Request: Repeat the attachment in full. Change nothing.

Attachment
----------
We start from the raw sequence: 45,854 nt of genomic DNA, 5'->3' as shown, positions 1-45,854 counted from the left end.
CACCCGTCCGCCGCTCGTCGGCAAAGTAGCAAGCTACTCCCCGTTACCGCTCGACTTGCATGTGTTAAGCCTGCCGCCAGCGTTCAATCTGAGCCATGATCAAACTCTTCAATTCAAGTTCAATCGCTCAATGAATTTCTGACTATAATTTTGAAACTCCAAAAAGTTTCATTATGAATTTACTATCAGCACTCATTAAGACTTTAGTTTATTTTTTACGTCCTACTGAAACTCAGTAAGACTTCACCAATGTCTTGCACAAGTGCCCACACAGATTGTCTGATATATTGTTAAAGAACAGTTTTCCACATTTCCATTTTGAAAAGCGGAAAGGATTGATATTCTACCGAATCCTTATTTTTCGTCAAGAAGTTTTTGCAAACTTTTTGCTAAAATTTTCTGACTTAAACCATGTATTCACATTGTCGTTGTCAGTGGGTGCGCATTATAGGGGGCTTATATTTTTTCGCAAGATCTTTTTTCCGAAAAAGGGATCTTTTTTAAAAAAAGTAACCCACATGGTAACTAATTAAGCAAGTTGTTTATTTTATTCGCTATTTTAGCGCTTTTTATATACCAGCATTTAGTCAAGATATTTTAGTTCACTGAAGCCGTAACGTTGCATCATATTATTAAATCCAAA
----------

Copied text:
We start from the raw sequence: 45,854 nt of genomic DNA, 5'->3' as shown, positions 1-45,854 counted from the left end.
CACCCGTCCGCCGCTCGTCGGCAAAGTAGCAAGCTACTCCCCGTTACCGCTCGACTTGCATGTGTTAAGCCTGCCGCCAGCGTTCAATCTGAGCCATGATCAAACTCTTCAATTCAAGTTCAATCGCTCAATGAATTTCTGACTATAATTTTGAAACTCCAAAAAGTTTCATTATGAATTTACTATCAGCACTCATTAAGACTTTAGTTTATTTTTTACGTCCTACTGAAACTCAGTAAGACTTCACCAATGTCTTGCACAAGTGCCCACACAGATTGTCTGATATATTGTTAAAGAACAGTTTTCCACATTTCCATTTTGAAAAGCGGAAAGGATTGATATTCTACCGAATCCTTATTTTTCGTCAAGAAGTTTTTGCAAACTTTTTGCTAAAATTTTCTGACTTAAACCATGTATTCACATTGTCGTTGTCAGTGGGTGCGCATTATAGGGGGCTTATATTTTTTCGCAAGATCTTTTTTCCGAAAAAGGGATCTTTTTTAAAAAAAGTAACCCACATGGTAACTAATTAAGCAAGTTGTTTATTTTATTCGCTATTTTAGCGCTTTTTATATACCAGCATTTAGTCAAGATATTTTAGTTCACTGAAGCCGTAACGTTGCATCATATTATTAAATCCAAA